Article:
Maybe it was the smell of oil and machined metal that came from the jetpack on stage, or maybe it was because I was listening to the 10th different speaker in less than three hours. But I was a little dizzy at the end of the event of the Future of Transportation [Wall Street Journal] that took place on Wednesday in Manhattan. However, when I went back to the street and cleared my head, the first thing I thought was: "Wait a minute, did anyone really talk about the future of public transport ?"  Do not get me wrong, it was a morning full of brilliant minds with relative disciplinary diversity (gender not so much – there were only two guest speakers for eight men), from space exploration to the aforementioned jetpack to the head of the global program of General Motors for electric vehicles. But for an event that was supposed to be about the "future of transport" and part of a broader one-week festival about the "future of everything," it was oddly focused on personal, not public, transportation.
It's a shame, because this has been a problem for a while, and it does not seem to be changing much. After all, throughout the country, at the same time that Uber began the second day of its second annual "Elevate" conference, dedicated exclusively to the idea of air taxis capable of taking off and landing vertically. (Or by another more controversial name: "flying cars"). In more general terms, this has been a demonstrable trend for years. When we think of the capital of the future of transport, we often skip things at random.
Maybe it has to do with the obstacles that stand in the way of improving public transportation. Typically, public transportation involves systems throughout the city that are complex and require a large amount of money to be operated. They are already deeply integrated – literally, in the case of the New York subway system – into the infrastructure of cities, which makes optimization, electrification and disruption and all the other "buzz" words that Silicon Valley and the technology industry adore more difficult. The repair of public transport requires cooperation, planning and acceptance of the community. The ideas are voted. The races were bet. That sometimes makes it difficult to separate ideas from politics.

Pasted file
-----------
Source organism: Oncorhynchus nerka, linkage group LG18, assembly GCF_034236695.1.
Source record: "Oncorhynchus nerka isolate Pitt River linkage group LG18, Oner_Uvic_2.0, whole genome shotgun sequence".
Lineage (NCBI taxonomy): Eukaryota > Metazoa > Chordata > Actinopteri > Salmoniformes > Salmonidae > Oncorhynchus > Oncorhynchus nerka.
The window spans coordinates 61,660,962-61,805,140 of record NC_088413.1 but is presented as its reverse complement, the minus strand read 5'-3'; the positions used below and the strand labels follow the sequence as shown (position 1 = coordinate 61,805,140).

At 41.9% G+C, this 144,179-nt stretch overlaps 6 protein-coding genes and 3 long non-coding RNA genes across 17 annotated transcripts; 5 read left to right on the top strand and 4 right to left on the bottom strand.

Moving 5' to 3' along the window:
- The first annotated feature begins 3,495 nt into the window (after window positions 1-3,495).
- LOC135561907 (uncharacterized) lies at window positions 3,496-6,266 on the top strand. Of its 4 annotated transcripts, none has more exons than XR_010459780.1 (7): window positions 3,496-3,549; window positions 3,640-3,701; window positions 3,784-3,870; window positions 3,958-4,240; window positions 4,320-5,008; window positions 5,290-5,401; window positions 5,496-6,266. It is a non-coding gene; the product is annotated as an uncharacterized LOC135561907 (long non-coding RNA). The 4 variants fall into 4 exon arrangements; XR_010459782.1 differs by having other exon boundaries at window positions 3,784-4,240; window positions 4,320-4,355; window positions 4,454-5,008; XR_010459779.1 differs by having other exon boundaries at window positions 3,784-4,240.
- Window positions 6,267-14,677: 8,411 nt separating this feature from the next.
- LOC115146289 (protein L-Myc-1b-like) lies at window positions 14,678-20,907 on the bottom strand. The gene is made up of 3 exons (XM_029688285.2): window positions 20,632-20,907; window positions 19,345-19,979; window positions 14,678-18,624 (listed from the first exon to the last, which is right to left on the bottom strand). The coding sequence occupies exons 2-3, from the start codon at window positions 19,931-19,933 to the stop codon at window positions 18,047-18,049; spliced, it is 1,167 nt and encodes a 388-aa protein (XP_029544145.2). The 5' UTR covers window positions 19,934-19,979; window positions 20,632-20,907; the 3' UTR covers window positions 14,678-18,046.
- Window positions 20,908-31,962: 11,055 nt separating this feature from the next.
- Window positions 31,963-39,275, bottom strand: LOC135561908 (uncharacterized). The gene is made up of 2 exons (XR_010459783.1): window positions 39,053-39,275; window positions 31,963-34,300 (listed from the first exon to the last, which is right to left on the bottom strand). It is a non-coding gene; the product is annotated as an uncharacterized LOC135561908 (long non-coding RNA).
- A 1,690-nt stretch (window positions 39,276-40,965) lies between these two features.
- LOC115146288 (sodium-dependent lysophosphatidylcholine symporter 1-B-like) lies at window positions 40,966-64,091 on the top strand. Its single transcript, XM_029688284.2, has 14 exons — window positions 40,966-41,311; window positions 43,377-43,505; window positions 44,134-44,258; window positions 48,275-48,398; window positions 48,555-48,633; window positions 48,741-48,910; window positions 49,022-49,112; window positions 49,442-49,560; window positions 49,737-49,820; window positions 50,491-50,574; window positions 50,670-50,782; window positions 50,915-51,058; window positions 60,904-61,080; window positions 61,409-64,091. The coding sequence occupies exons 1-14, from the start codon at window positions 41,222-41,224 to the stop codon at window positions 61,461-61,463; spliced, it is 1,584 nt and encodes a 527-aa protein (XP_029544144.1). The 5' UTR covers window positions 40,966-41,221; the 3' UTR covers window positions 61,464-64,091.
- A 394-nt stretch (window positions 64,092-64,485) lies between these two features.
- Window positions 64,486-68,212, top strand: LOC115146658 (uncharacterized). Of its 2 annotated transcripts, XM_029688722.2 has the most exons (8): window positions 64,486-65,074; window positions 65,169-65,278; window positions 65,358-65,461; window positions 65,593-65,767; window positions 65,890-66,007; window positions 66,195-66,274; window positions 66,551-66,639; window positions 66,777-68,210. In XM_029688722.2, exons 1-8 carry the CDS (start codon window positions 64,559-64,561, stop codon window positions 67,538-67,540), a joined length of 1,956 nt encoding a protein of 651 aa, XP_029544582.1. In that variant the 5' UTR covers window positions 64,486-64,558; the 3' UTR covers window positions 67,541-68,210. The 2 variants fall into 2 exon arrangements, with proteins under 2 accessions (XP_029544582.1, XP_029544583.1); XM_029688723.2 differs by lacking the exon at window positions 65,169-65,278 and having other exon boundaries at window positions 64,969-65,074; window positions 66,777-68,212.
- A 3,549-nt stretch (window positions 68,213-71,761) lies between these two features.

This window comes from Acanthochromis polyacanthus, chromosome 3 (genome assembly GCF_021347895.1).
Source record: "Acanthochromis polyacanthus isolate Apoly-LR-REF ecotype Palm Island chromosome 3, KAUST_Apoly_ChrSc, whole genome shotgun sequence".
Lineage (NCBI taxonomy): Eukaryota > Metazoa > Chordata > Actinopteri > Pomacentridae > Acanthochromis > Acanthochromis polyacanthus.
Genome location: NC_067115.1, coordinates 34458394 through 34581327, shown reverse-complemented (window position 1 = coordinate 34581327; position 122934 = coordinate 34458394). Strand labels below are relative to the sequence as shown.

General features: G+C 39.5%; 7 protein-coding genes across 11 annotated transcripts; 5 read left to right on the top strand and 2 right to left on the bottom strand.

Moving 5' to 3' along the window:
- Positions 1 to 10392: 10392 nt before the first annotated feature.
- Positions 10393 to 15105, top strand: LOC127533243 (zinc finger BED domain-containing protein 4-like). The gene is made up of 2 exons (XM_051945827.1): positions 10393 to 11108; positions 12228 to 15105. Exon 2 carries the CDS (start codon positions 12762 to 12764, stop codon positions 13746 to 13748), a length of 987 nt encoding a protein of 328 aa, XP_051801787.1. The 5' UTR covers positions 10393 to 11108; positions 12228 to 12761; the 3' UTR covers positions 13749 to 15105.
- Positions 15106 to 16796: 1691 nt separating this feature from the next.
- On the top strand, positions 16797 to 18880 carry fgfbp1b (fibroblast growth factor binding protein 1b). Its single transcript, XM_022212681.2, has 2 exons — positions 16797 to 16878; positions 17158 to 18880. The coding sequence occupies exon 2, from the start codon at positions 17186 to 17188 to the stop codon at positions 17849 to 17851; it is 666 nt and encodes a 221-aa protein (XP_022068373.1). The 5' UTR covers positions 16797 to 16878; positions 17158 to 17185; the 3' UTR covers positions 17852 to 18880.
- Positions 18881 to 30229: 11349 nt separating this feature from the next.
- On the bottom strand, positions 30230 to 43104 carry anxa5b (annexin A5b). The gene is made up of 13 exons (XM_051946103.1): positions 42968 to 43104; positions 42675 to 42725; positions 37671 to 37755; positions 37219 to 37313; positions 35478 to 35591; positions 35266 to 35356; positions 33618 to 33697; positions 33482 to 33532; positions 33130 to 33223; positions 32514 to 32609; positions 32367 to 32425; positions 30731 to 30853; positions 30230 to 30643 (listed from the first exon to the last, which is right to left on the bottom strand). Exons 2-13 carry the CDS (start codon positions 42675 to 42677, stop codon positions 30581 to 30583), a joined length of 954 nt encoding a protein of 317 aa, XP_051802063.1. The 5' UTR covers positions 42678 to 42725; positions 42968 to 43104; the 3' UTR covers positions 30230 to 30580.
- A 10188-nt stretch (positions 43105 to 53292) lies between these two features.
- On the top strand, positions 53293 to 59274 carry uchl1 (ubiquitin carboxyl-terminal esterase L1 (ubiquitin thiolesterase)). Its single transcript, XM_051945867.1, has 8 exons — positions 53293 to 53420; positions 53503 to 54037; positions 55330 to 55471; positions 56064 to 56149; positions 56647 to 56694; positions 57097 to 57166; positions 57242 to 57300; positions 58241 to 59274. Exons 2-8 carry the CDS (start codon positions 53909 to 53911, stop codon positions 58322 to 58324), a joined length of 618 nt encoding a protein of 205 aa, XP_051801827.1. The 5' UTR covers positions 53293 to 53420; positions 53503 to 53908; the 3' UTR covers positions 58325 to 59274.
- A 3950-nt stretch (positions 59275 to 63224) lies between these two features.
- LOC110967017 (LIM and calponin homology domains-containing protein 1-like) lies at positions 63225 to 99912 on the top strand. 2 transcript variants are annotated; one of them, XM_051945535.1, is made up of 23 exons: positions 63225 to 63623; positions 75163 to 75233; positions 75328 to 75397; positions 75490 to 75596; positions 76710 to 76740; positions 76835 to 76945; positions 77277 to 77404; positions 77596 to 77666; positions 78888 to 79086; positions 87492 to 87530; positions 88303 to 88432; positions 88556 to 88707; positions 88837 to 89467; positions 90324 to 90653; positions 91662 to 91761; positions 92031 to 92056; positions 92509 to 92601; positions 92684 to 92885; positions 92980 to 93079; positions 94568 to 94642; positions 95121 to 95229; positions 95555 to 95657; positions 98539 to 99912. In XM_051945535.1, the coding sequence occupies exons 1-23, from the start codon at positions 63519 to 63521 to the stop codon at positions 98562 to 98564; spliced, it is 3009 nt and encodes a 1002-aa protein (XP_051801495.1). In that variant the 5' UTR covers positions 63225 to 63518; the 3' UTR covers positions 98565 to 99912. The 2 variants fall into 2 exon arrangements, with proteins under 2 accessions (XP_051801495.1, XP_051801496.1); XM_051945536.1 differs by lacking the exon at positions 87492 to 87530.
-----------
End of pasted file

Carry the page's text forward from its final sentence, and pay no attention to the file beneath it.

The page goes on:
Meanwhile, the striking ideas of the "future of transportation" enjoy the freedom to be removed from those burdens. Generally, they are proposed with the warning that mundane problems such as "regulation" or "financing" will naturally resolve themselves on the way if the idea is good enough. But most of these companies are encouraged to frame it in this way. It is solving the technology that is the real problem technology companies tell us. From course regulators will work with our ingenious idea, say the engineers. And if not, we'll simply introduce ourselves anyway and force your hand.
A plan to install modern signs on the No. 7 line in New York City seems to be delayed again until the end of this year. Signal work has already taken more than 7 years and is at least 2 years behind schedule. https://t.co/THHGntRMjC
– The New York Times (@nytimes) May 12, 2018
Another problem, perhaps, is that the best ideas for improving public transportation are simply not striking "More buses", a crude distillation of the most intricate idea of a rapid bus transportation system (which could be said to be one of the best ways in which a city can improve the flow of its citizens), is not such a response bright as "fleet of cars that drive," or "cars that fly," or that jetpack blown up. Neither does mobile ticketing, which seems to be something that could have been widely implemented years ago, but has not yet been adopted by some of the world's largest transportation systems. Upgrading existing systems – hell, even our roads – would go a long way toward improving transportation in this country. Only good luck raising venture capital for any of these ideas.
So, if we are going to have to drag our cities towards the future, we should be careful to remember public transport when we talk about the striking things. We all share that burden. The people who are raising funds to create these crazy ideas, the people who try to execute them, the people who live and have to move in the cities, the means that cover all this, all of us could benefit. of daydreaming a little less. If this week showed anything, it is obviously that there is no shortage of fantastic ideas on the table.
To be fair, the event WSJ included Lime, one of the companies that tried to promote the bicycle and scooter sharing as a solution. So far, you can discuss the methods of expansion of companies, and many do, but at least the general manager, Toby Sun, mentioned public transport.
But the highlight of public transport came from someone who exhibited a product that is not even meant to move people: Sasha Hoffman, COO of Piaggio Fast Forward, a robotics wing of the Italian giant Scoggio. "Autonomous cars are coming," he said. But, he continued, "whatever theory you've heard about how many years are far away, you can duplicate it, possibly triple it, before it's really prolific anywhere in our society."
Meanwhile, he said, there will be an increase in the number of cars on the road thanks to passenger transport services and, eventually (or potentially), autonomous travel services. The result of all this? "Actually, it will be much worse before it gets better."
That sounds like a problem worth solving.